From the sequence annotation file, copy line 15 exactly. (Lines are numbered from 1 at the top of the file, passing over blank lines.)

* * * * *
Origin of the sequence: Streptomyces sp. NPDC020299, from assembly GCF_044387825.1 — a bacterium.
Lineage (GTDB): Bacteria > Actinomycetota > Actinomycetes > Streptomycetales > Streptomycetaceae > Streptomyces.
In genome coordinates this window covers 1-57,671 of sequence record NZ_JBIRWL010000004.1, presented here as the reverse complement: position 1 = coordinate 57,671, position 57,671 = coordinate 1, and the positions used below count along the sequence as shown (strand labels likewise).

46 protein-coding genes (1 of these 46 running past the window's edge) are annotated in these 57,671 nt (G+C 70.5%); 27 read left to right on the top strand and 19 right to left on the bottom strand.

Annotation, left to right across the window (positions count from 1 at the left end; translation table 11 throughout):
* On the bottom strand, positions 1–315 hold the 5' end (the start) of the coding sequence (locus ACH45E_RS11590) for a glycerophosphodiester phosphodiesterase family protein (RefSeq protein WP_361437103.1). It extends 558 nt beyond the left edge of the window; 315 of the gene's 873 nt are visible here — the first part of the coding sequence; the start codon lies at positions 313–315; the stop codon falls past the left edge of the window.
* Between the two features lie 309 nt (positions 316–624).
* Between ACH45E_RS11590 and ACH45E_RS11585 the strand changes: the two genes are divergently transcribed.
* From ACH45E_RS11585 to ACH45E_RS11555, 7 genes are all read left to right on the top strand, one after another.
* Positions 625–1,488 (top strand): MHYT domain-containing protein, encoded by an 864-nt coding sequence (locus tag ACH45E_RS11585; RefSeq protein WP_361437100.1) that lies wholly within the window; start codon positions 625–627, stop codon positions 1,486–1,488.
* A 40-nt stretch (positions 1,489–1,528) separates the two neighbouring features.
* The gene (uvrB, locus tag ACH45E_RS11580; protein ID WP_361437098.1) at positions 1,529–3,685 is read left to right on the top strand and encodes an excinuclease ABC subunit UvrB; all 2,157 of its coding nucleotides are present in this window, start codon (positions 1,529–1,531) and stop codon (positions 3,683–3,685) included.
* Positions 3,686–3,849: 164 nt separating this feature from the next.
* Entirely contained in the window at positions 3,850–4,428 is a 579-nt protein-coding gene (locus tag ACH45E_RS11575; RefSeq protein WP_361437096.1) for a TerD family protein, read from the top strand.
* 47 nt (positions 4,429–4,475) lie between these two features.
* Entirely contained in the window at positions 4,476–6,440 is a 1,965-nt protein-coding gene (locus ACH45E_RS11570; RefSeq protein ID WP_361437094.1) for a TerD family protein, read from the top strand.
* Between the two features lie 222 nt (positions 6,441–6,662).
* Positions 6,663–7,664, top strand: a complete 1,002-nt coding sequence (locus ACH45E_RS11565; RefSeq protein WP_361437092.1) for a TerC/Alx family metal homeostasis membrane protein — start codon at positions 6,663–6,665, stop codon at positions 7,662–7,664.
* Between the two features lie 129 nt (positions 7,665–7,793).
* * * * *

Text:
* 47 nt (positions 4,429–4,475) lie between these two features.